Selecting integration periods automatically (Part 2)

As promised, this post will cover the 3rd option of automatic integration selection called “detect from beam intensity”. This option allows you to select portions of your data that satisfy up to three different criteria (e.g., where U238 is greater than 10000 counts per second). Because such criteria are independent of how your data were collected (e.g., numerous small files vs. a single large file), the method is particularly useful for sessions that don’t include some sort of labelling for each analysis. This first short video demonstrates the basics of the interface using a U-Pb dataset as an example:

So you would have noticed the extra level of feedback in this option, with the graph showing not only the location of each integration period, but also which ones you’ve selected, and the location of any pre-existing integration periods for the selected integration type.

But there’s one other thing about this new option which we think makes it really powerful, which is that in addition to your input channels you can also use intermediate and output channels as selection criteria. This means you can use an isotopic ratio, or even the calculated 206/238 age of an analysis to distinguish between analyses, as this next video demonstrates:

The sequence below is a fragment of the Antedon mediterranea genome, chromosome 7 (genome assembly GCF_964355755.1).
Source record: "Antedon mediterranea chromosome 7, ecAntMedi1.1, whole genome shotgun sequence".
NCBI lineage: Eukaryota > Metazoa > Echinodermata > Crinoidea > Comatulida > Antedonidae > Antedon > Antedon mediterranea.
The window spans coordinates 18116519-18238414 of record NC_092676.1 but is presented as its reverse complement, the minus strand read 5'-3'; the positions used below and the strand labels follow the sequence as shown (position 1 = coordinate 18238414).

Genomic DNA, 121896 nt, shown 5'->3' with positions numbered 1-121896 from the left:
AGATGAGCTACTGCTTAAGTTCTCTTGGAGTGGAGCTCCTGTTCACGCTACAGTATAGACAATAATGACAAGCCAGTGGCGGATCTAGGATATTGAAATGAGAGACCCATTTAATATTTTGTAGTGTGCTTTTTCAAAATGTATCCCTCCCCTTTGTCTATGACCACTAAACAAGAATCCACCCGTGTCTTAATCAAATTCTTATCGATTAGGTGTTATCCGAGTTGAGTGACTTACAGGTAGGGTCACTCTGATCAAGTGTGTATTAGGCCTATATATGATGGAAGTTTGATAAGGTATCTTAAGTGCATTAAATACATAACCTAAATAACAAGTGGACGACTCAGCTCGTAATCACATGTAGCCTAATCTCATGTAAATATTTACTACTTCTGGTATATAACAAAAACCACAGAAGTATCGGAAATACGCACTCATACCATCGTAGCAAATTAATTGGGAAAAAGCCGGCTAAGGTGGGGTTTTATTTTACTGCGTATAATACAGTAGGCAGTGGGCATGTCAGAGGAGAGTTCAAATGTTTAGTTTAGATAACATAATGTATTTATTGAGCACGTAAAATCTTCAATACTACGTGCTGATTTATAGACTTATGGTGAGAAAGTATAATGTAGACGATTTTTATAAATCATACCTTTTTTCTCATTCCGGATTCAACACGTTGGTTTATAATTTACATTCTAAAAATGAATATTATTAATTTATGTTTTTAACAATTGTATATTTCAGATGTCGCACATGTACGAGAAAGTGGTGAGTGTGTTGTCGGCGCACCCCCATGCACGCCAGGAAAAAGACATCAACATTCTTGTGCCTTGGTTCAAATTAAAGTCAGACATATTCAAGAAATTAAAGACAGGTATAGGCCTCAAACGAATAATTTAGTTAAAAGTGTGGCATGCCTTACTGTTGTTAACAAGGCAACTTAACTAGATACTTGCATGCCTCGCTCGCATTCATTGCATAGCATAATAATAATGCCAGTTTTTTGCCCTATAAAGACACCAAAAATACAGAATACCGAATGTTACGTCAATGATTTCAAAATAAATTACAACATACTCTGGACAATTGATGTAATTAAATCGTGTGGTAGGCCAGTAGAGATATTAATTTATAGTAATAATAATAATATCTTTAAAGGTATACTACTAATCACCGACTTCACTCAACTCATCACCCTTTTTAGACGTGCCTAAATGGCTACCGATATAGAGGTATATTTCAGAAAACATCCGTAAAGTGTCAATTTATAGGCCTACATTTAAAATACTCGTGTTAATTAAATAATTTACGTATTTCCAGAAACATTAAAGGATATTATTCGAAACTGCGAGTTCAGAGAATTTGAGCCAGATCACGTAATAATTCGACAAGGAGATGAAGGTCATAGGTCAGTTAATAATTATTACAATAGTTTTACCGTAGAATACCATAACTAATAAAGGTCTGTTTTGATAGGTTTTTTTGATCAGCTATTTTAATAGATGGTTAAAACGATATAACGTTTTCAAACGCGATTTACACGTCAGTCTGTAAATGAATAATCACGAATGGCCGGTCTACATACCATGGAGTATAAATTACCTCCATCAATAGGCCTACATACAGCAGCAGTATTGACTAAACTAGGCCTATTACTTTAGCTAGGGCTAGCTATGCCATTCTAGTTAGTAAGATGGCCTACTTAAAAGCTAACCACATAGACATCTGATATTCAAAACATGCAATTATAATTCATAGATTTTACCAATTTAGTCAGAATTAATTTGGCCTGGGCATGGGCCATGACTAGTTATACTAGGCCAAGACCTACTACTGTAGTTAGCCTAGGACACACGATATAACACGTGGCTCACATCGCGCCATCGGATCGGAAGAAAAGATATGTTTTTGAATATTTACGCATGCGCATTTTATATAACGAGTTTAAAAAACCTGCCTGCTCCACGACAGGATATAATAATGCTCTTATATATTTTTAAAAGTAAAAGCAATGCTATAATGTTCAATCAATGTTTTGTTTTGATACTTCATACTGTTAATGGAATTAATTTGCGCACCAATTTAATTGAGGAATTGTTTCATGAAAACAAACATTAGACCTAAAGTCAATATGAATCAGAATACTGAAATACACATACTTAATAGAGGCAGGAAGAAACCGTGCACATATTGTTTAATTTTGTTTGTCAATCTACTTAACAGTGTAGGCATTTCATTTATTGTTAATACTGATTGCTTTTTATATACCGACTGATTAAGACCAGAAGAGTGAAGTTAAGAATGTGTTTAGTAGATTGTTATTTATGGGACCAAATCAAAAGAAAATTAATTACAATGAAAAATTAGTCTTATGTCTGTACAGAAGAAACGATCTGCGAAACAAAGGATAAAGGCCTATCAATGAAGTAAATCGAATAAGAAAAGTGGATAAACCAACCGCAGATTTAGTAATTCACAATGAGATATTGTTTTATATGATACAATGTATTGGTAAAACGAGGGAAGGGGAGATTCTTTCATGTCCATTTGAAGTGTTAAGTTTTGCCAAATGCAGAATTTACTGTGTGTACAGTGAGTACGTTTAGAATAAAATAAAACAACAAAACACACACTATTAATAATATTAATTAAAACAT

The other benefit of being able to use intermediate and output channels is that anyone who’s really keen can make waves in their DRS specifically for assisting in selecting integrations. For example, you could make an intermediate wave that is given the value 0 for all parts of your data that you don’t want to select, and the value 1 for time intervals of interest, then use this wave as your selection criterion in the “detect from beam intensity” interface. In this way, you could either come up with discriminating criteria that are more complex than what’s provided in the current interface, or just make your life a little easier by, for example, rolling three different criteria into a single wave, so that you don’t need to set everything up in the interface every time you use it.